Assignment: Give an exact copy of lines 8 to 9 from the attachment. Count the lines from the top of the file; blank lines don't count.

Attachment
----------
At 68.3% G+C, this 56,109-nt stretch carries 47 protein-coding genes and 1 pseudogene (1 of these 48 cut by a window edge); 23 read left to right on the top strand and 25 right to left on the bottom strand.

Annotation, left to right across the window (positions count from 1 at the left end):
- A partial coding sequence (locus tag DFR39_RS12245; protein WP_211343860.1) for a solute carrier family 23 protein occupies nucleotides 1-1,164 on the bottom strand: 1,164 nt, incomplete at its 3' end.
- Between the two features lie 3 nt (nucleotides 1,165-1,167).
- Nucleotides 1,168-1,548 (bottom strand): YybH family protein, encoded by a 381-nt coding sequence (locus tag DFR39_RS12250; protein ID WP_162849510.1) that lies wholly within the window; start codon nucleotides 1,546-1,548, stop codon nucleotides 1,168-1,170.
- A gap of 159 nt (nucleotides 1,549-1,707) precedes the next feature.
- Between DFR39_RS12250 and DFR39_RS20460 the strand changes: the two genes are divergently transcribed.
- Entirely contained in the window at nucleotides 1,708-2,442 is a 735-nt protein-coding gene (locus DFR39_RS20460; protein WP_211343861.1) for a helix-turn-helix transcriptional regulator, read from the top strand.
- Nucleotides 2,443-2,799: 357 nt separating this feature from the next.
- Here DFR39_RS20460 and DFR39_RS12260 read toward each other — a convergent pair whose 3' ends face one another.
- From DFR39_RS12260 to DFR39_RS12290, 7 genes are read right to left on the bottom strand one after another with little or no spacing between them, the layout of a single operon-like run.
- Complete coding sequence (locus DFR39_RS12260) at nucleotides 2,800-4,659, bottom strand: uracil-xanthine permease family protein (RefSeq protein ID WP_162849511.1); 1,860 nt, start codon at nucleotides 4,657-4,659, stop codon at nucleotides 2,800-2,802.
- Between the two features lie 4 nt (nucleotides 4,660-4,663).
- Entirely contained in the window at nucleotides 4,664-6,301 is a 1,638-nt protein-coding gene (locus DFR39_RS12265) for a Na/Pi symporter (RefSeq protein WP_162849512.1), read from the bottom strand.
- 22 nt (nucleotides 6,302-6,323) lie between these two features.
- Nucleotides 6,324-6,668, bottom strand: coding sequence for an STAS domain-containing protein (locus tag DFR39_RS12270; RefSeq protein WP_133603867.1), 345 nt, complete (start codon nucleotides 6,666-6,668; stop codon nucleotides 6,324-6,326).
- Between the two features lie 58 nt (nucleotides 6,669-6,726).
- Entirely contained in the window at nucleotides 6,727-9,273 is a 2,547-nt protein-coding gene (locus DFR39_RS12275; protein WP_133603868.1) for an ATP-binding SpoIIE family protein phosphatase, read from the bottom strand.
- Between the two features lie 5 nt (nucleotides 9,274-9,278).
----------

- Entirely contained in the window at nucleotides 1,708-2,442 is a 735-nt protein-coding gene (locus DFR39_RS20460; protein WP_211343861.1) for a helix-turn-helix transcriptional regulator, read from the top strand.
- Nucleotides 2,443-2,799: 357 nt separating this feature from the next.